Recently Diagnosed or Relapsed? Stopping Looking For a Miracle Cure, and Use Evidence-Based Therapies To Enhance Your Treatment and Prolong Your Remission

Multiple Myeloma an incurable disease, but I have spent the last 25 years in remission using a blend of conventional oncology and evidence-based nutrition, supplementation, and lifestyle therapies from peer-reviewed studies that your oncologist probably hasn't told you about.

Click the orange button to the right to learn more about what you can start doing today.

Multiple Myeloma, Pharmacologically-dosed ascorbic acid (PAA)

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Pharmacologically-dosed ascorbic acid (PAA) selectively kills CD138+MM tumor cells derived from MM and smoldering MM (SMM)

Leukemia, lymphoma and multiple myeloma all have a robust collection of FDA approved,  standard-of-care conventional therapies that your oncologist can provide. Unfortunately, these blood cancers often relapse once your blood cancer becomes resistant to conventional therapies. Further, all toxic conventional therapies cause short, long-term and late-stage collateral damage that may limit their use. Whether you are looking for a first-line therapy, integrative therapy or refractory therapy, there may come a time when you want to learn about non-conventional therapies for your blood cancer.

Intravenous vitamin C may be an evidence-based non-conventional therapy that can treat your blood cancer.

I was diagnosed with multiple myeloma in early 1994. I underwent several years of aggressive conventional therapies such as an autologous stem cell transplant. My oncologist told me that there was nothing more that she could do for me in September of 1997.

I have remained in complete remission from my “incurable cancer” since 1999 by living an evidence-based, non-toxic, anti-MM lifestyle through nutrition, supplementation, bone health, etc.

Please watch the video below to learn more about the evidence-based, integrative therapies to combat treatment side effects and enhance your chemotherapy.

Click here to follow along with the Introduction Guide

Click here to get your FREE First Questions Guide

MM patients and survivors must look beyond convention myeloma therapies if they want to manage their myeloma for the long-term.

For more information about evidence-based, non-conventional therapies for your multiple myeloma, scroll down the page, post a question or comment and I will reply ASAP.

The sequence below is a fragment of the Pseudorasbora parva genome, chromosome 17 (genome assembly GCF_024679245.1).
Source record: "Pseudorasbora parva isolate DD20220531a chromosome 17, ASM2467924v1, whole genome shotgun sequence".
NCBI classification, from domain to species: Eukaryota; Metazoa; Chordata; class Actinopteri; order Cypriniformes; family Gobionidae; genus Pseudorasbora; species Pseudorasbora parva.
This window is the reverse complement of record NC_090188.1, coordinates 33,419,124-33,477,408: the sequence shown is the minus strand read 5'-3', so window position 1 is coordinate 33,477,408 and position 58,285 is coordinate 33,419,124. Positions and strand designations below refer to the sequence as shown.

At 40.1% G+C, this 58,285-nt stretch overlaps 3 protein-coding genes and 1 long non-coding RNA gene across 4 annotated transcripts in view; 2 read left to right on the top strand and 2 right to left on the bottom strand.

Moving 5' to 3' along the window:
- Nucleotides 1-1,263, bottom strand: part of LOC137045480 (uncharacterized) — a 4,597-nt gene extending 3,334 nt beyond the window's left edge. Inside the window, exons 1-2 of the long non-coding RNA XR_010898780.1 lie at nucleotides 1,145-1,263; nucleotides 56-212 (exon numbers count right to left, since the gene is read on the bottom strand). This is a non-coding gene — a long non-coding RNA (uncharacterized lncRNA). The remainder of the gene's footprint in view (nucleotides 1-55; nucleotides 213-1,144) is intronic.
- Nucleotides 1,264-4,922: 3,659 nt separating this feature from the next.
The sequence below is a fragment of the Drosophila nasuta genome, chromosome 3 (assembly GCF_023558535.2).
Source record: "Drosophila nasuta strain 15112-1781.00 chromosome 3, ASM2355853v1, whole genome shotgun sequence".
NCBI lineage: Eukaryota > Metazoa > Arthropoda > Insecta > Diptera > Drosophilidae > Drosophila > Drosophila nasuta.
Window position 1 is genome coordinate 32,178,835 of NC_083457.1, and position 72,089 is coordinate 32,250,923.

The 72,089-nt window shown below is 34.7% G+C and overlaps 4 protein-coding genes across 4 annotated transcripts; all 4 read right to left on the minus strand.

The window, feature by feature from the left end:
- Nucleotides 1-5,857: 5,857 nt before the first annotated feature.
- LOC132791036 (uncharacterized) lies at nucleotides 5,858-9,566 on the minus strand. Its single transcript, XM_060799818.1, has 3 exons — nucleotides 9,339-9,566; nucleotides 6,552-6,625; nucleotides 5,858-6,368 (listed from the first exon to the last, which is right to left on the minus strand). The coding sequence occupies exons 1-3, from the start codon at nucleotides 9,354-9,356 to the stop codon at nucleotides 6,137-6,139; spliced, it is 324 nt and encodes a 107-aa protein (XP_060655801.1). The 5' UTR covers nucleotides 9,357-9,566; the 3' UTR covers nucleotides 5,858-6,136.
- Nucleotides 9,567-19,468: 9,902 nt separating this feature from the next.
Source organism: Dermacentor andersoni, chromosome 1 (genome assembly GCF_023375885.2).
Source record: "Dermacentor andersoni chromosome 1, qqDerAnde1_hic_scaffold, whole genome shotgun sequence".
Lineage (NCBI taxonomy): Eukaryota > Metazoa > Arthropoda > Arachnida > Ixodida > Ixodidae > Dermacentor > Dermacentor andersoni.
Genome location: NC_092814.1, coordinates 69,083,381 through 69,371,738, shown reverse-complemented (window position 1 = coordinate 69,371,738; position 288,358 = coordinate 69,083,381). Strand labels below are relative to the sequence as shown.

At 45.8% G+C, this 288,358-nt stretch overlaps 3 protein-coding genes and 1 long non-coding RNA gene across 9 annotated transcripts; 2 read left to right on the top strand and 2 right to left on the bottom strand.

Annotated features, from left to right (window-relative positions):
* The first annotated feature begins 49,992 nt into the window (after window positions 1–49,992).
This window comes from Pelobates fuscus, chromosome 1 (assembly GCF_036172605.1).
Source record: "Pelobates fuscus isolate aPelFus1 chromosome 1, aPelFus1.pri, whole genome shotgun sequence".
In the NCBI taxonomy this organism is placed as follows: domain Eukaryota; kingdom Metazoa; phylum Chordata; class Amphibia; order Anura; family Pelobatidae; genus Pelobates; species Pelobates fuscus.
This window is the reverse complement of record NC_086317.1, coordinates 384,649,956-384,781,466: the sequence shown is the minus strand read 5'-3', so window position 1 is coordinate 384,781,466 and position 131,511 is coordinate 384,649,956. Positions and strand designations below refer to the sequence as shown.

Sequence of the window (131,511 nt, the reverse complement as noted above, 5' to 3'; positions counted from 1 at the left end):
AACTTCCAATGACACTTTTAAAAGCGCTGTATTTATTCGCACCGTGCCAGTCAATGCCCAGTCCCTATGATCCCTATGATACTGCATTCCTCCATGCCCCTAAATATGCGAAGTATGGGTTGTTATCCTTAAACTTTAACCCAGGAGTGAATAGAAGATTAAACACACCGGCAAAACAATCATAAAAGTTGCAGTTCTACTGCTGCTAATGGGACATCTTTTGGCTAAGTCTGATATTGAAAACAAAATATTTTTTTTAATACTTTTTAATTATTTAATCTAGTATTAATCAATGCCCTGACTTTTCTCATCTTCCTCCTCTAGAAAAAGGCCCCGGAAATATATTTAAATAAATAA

Thank you,

David Emerson

  • MM survivor
  • MM Cancer Coach
  • Director PeopleBeatingCancer

Recommended Reading:

Our Next Show: The Myeloma-Killing Effects of Intravenous Vitamin C

“Today’s myeloma therapy can help patients gain remission, but the combinations can cause their own side effects because they target normal cells as well as cancer cells. Investigators at the University of Iowa including Dr. Guido Tricot and Dr. Frank Zhan have tested mega-doses of Vitamin C in combination with the standard chemo melphalan and found that the Vitamin C can kill myeloma cells while not affecting normal cells…”

Multiple Myeloma Tumor Cells are Selectively Killed by Pharmacologically-dosed Ascorbic Acid

High-dose chemotherapies to treat multiple myeloma (MM) can be life-threatening due to toxicities to normal cells and there is a need to target only tumor cells and/or lower standard drug dosage without losing efficacy.

We show that pharmacologically-dosed ascorbic acid (PAA), in the presence of iron, leads to the formation of highly reactive oxygen species (ROS) resulting in cell death. PAA selectively kills CD138+MM tumor cells derived from MM and smoldering MM (SMM) but not from monoclonal gammopathy undetermined significance (MGUS) patients. PAA alone or in combination with melphalan inhibits tumor formation in MM xenograft mice. This study shows PAA efficacy on primary cancer cells and cell lines in vitro and in vivo

UI researchers discover vitamin C may offer new treatment option for multiple myeloma

“University of Iowa researchers in the Holden Comprehensive Cancer Center Multiple Myeloma Program recently found evidence that mega doses of vitamin C delivered intravenously may offer new hope to people diagnosed with multiple myeloma. The results of their study were recently published in the international journal EBioMedicine…”




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